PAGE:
When the entrees arrived, about half an hour after we were through with our appetizers, we both stared in disbelief at Messy’s heirloom tomato tarte tatin with fresh buffalo mozzarella, baby greens and basil pistou. When Messy first saw the choice on the entree menu, having no idea what “tarte” or “tatin” means, she was expecting something somewhat substantial — maybe an heirloom tomato stuffed with cheese with a side salad and some crusty slices of bread. Not so — It was all of two slices of tomato and a little drop of mozzarella underneath a small pile of sprout-like greens. It was, basically a serving barely passable as an appetizer masquerading as an entree. However, it might have been the best two slices of tomato and cheese Messy has ever had in her life — it was seriously delicious. Unfortunately, she ate it in all of three or four bites and was left to ogle Picky’s completely incomparably-sized meal.

He’d ordered the 10 ounce Delmonico steak.

Stella Bites recently shared her favorite quick meal for when you’ve got about 25 minutes before your show starts – the easy, cheesy quesadilla:

Saute in some olive oil half of an onion diced. Cook until translucent and add 3/4 c of frozen corn, rinsed under warm water to thaw. Saute until corn is cooked through. Add a pinch of cumin and a dash of cayenne pepper and salt & pepper to taste. While corn is sauteing, in a separate dry frying pan, add a flour (or corn) tortilla to warm, flipping so each side gets slightly brown. Add 2T of the corn-onion mixture to one side of the tortilla along with a sprinkle of your favorite grated cheese (I used Monterey jack) and fold tortilla in half. Flip tortilla after about 30 seconds to melt cheese completely.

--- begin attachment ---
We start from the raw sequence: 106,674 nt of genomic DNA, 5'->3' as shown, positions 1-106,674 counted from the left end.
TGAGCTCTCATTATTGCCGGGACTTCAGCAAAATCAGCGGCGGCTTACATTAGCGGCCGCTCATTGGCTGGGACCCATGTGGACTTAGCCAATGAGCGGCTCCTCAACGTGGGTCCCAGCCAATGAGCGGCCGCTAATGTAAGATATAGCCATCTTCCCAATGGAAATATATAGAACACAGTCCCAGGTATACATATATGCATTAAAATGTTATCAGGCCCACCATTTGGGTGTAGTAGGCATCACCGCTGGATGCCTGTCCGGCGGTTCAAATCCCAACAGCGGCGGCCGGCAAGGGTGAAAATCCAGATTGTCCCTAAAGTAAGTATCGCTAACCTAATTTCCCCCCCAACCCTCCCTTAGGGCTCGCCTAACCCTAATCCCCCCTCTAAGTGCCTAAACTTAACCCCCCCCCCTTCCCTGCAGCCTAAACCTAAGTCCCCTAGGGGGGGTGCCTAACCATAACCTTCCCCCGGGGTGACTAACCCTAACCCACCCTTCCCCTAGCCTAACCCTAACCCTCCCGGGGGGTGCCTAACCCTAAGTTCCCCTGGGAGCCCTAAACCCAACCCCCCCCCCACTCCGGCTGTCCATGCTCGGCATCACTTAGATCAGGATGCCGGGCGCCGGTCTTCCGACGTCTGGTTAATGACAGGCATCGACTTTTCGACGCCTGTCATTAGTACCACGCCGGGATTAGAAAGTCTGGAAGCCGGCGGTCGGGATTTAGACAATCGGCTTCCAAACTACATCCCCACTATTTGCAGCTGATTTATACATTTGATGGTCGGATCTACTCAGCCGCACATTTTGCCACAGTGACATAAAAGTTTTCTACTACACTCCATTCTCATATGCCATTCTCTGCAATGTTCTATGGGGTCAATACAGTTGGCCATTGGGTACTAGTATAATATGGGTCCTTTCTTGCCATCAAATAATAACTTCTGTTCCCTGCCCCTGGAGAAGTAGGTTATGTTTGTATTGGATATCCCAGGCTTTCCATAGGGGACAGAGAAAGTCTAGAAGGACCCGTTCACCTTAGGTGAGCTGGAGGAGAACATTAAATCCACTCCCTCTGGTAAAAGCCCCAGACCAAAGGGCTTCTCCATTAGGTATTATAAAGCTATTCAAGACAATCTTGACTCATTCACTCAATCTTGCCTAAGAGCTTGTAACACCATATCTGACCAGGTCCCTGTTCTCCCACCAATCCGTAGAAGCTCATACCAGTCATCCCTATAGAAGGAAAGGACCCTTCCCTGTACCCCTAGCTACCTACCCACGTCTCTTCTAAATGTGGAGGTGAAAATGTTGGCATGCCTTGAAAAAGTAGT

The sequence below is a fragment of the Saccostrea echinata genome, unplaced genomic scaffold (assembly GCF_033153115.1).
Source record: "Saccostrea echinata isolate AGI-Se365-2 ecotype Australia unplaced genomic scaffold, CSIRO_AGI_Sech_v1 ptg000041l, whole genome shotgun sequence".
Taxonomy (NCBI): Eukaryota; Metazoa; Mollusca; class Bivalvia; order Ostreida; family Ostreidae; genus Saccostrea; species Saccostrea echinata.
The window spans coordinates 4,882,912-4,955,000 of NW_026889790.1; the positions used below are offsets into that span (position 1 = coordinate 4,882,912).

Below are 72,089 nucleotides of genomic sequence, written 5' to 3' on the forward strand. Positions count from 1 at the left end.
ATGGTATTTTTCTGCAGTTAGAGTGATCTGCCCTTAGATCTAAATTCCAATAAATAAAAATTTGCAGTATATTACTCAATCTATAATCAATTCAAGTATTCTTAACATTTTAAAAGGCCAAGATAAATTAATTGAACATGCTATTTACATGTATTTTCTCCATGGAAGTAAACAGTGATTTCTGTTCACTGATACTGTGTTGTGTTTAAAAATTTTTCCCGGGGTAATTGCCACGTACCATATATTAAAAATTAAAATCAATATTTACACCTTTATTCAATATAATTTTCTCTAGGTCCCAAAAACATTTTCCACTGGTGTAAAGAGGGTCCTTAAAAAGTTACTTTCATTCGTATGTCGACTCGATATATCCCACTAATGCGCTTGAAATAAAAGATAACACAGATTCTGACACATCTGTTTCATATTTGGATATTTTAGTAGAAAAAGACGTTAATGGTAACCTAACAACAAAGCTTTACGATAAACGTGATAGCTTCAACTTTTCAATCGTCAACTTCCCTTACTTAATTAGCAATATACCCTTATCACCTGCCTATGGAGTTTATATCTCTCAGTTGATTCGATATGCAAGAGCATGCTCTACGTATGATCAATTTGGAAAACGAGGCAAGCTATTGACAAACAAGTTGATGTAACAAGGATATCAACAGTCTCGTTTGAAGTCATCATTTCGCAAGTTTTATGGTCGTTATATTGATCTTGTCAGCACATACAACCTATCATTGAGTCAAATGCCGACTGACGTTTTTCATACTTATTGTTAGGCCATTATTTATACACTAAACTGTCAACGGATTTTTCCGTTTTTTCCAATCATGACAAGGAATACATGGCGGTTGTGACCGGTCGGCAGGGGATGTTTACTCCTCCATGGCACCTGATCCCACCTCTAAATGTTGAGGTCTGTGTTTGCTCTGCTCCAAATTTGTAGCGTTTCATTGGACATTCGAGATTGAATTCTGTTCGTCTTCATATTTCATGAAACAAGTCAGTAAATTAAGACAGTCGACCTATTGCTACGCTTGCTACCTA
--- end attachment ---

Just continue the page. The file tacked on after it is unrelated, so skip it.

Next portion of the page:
Cut filled tortilla in half to make 2 triangles and serve with sour cream and salsa (you can also add the salsa with the cheese and corn and onions, which is what I did here).

She has been known to drive 2.5 hours for a donut.

Here’s Philadelphia Foodie blogger/lawyer David Snyder, introducing a post about a certain popular BYOB on South Street:

All seasons bring change. But for many people, no season brings changes that are more evocative than autumn’s. The days are shorter. There’s a crisp bite in the air. Winter looms. It is a time of new beginnings, too—especially for those whose lives have ever revolved around an academic cycle (or watching football). Autumn is synonymous with the harvest. We set aside time to celebrate the fruits of our labor and explore the flavors of the year’s bounty. Autumn has a distinct feeling all its own. And the one symbol that captures that feeling, and uniquely represents the season of autumn, is the pumpkin.

Elisa Ludwig on Edible Complex goes for the exotic in the anodyne – ethnic eats in the shopping center. A taste:

King of Prussia, land of malls, has become something of a breeding ground for exotically themed chain eateries. (PF Chang, Bahama Breeze and California Pizza Kitchen, for instance.) But it is also home to one of my favorite Indian restaurants in the suburbs. Located in the DeKalb Plaza, and named for the 12th largest city in India, Jaipur is a consistent bite for your buck, and a good place to escape the sodden buffet-table Indian food that’s so prevalent in Center City.

Anyway, bet I’ve missed one or two. Please dish.